Midway NBA Ballers: Chosen One
- New counter moves; good assortment of modes; loads of customisation
- Unfair officiating; generally generic feel to gameplay; long load times
Some fun—but probably not long-term playability
Price$ 79.95 (AUD)
It isn't enough to be in the NBA these days—you gotta be ballin'. Rolling onto Xbox 360 with new high-def graphics and remixed gameplay, NBA Ballers: Chosen One puts a little bling into basketball. Showy new moves make it an entertaining experience, even if balance problems and unnecessarily long loading times put its cool factor on ice.
A six episode televised contest between b-ball's best and rookies pulled from the streets gives NBA Ballers its subtitle. Rapper Chuck D. hosts the fictional Chosen One contest in which you take a customisable baller through a series of challenges to become the game's anointed player. One-on-one play, three-way match ups, two-on-two team battles, and even three-point shoot-outs line your path to the top. Win these events and you can earn the title of chosen one, not to mention unlock new threads to personalise your athlete. The single player story mode takes the spotlight, although any of the events can be played on their own or online via Xbox Live.
All is fair in love and basketball
Head-to-head match-ups make up most of your rise from rookie phenom to total pro. These three-minute games blur the line between simulation and arcade play, keeping many official rules as a way of balancing the stable of over-the-top moves available to your baller. Each game differs in what rules are used, how many points you're playing to and the number of players. It's intended to keep things interesting and varied, although it ends up being confusing and annoying. One challenge may have you playing by-the-book, only to completely throw all the rules out in the next event.
For instance, challenges that do away with having to clear the ball before scoring tend to be a complete mess since it's possible for you (or your competitor) to go on a scoring spree. Everyone just crowds under the basket vying for possession, while one dude racks up points. There's a reason that rule exists—it provides balance and fairness to the game. NBA Ballers just throws it out. Fairness also crops up as an issue in officiating. The game has no problem calling out your fouls, but forget being given the same courtesy when it happens to you.
An unbalanced format may have it tripping, but the core gameplay is nothing but smooth. NBA Ballers introduces a suite of defensive counter moves that provide much needed balance, not to mention pumps energy into the game. Special moves prompt timed button presses; however, when an opponent tries to pull one off you can counter it by pressing the buttons before they do. It's straightforward, intense and totally fun. Playing defence usually sucks, but here it's a blast because counters give you the opportunity to turn the game back into your favor if you're quick enough.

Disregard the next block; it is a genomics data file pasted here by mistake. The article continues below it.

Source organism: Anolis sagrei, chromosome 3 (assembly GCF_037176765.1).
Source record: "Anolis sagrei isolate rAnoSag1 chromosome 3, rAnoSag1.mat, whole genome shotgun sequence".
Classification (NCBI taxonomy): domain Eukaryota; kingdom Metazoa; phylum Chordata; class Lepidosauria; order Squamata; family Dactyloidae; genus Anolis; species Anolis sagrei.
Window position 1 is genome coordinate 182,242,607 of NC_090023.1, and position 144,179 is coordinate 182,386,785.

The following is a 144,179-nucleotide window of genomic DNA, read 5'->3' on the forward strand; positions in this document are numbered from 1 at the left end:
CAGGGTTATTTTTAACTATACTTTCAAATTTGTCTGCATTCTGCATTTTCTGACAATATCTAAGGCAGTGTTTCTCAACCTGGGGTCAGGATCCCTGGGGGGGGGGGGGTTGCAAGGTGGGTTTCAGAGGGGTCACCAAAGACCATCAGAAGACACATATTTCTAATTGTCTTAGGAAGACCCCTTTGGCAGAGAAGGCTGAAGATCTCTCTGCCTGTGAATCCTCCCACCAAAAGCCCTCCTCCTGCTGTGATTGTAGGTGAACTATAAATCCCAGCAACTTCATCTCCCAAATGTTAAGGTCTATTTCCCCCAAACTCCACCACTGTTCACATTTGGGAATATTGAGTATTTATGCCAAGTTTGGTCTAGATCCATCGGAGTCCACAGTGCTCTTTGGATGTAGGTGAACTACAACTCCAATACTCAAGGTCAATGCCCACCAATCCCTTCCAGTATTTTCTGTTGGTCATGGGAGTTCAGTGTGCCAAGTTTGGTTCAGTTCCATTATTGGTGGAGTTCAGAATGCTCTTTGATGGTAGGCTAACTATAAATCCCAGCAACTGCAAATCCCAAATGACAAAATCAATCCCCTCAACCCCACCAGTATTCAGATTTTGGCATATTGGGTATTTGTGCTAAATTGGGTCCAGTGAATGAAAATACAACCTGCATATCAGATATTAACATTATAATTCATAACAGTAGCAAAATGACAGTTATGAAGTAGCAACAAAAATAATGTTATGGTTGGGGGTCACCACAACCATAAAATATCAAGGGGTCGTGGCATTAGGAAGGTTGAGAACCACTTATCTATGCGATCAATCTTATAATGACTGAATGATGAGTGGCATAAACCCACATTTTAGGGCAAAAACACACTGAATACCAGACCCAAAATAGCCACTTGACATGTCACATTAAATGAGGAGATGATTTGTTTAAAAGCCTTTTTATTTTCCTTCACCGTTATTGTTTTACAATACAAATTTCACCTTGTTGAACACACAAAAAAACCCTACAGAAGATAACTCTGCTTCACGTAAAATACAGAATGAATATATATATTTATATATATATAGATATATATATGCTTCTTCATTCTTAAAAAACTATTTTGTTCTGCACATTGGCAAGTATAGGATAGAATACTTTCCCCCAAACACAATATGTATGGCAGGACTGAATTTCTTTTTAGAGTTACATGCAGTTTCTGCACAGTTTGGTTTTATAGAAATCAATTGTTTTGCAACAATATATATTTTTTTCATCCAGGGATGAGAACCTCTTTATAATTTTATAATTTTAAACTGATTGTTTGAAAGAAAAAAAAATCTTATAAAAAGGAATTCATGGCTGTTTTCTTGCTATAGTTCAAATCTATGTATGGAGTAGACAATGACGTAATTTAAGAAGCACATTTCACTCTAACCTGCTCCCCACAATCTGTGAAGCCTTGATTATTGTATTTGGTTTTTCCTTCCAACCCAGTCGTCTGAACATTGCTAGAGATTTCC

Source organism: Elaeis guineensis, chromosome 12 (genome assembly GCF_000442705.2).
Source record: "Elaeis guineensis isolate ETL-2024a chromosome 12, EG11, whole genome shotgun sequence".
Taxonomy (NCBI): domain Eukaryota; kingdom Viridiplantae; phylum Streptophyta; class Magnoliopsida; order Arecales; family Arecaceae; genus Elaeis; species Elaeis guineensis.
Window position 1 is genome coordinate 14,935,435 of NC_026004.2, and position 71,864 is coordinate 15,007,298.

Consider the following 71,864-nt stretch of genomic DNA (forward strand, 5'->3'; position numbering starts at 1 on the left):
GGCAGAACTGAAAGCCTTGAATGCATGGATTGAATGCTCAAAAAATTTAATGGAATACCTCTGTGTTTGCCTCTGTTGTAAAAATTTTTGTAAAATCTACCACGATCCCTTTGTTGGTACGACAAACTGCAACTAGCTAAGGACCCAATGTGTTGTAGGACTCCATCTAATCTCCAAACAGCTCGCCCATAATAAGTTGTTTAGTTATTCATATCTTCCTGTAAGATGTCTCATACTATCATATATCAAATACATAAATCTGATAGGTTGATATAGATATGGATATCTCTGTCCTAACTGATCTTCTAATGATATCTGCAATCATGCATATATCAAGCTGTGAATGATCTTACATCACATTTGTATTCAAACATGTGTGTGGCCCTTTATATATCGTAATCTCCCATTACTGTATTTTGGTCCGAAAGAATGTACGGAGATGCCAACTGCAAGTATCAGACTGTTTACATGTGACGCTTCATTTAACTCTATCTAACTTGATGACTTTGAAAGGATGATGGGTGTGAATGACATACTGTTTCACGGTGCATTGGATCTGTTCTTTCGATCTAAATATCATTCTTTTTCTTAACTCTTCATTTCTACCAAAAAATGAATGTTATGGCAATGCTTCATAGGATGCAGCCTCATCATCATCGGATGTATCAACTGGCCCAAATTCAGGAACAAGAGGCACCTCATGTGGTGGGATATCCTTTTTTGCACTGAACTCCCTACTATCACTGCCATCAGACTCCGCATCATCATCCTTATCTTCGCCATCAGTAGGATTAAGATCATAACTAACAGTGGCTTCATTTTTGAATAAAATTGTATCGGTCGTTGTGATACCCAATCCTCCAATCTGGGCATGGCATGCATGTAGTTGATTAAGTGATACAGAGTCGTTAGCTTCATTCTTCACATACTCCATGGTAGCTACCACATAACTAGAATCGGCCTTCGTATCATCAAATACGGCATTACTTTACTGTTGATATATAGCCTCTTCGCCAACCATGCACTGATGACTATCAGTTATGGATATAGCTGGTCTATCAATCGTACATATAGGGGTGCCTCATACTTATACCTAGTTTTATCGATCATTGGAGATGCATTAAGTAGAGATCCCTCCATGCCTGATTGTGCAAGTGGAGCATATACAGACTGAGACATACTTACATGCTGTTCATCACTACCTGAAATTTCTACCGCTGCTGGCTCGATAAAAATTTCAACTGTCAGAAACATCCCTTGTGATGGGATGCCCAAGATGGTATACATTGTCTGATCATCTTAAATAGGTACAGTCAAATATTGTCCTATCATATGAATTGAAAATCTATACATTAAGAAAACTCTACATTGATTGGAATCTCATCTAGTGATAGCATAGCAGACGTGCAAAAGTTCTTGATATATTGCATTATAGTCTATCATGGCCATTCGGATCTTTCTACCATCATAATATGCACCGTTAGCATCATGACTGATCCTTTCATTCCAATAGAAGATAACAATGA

The graphics are pretty smooth too, although it takes forever to load them. Loading times are frequent and long. It's rather annoying to sit through 30 seconds of loading for a 3-minute game. Not a flagrant foul, but when taken with the unbalance structure it leaves NBA Ballers short of its potential. The core gameplay is great—the counters are brilliant and the energy stays high—yet it isn't enough to be chosen as more than a casual distraction.
Join the PC World newsletter!
Most Popular Reviews
- 1 Samsung Galaxy Note 7 review
- 2 Portable power: Venom Blackbook 13 Zero review
- 3 Alcatel Idol 4S review: King of the mid-range?
- 4 Witness a 241% Australian price hike: Dell Latitude 7370 review
- 5 Is this the best value phone on the market? Moto G4 Plus review
Latest News Articles
- Divinity: Original Sin II preview: Choose your own reactive, gloriously chaotic adventure
- South Park: The Fractured But Whole preview: With great farts come great responsibility
- Konami's Metal Gear Survive is a co-op zombie survival game
- Microsoft wants all your devices to run on Xbox One’s proprietary wireless signal
- Warning: No Man’s Sky's PC port is broken and buggy
GGG Evaluation Team
First impression on unpacking the Q702 test unit was the solid feel and clean, minimalist styling.
For work use, Microsoft Word and Excel programs pre-installed on the device are adequate for preparing short documents.
The Fujitsu LifeBook UH574 allowed for great mobility without being obnoxiously heavy or clunky. Its twelve hours of battery life did not disappoint.
The screen was particularly good. It is bright and visible from most angles, however heat is an issue, particularly around the Windows button on the front, and on the back where the battery housing is located.
My first impression after unboxing the Q702 is that it is a nice looking unit. Styling is somewhat minimalist but very effective. The tablet part, once detached, has a nice weight, and no buttons or switches are located in awkward or intrusive positions.
- FTBusiness Intelligence Team LeadVIC
- CCSAP HCM / HR -Sr. Business AnalystNSW
- CCMainframe Application ArchitectNSW
- CCSolution Architect - WMS/LogisticsVIC
- CCiOS DeveloperVIC
- FTOperations ManagerNSW
- CCTechnology Project ManagerNSW
- FTDB2 Systems ProgrammerWA
- CCInfrastructure Deployment ManagerVIC
- CCBackfill Support Engineer (Renewable 12-month Contract)Asia
- CCChange ManagerNSW
- CCNetwork Implementation EngineerNSW
- CCPMO Project AdministratorNSW
- FTMicrosoft Solution ArchitectACT
- FTSenior Technical ConsultantVIC
- CCWeb Content SpecialistNSW
- CCContracts and Procurement SpecialistACT
- CCSharePoint DeveloperACT
- FTMiddleware - DevOps EngineerVIC
- CCICT Contracts ManagerSA
- FTIT Manager - Infrastructure Strategy and OperationsNSW
- CCActive Directory Consultant/ArchitectWA
- CCSenior Security Specialist - McAfeeVIC
- CCContract Analyst Programmer (Oracle SQL/.Net) 160812/AP/vhsAsia
- CCImplementation and Deployment ManagerNSW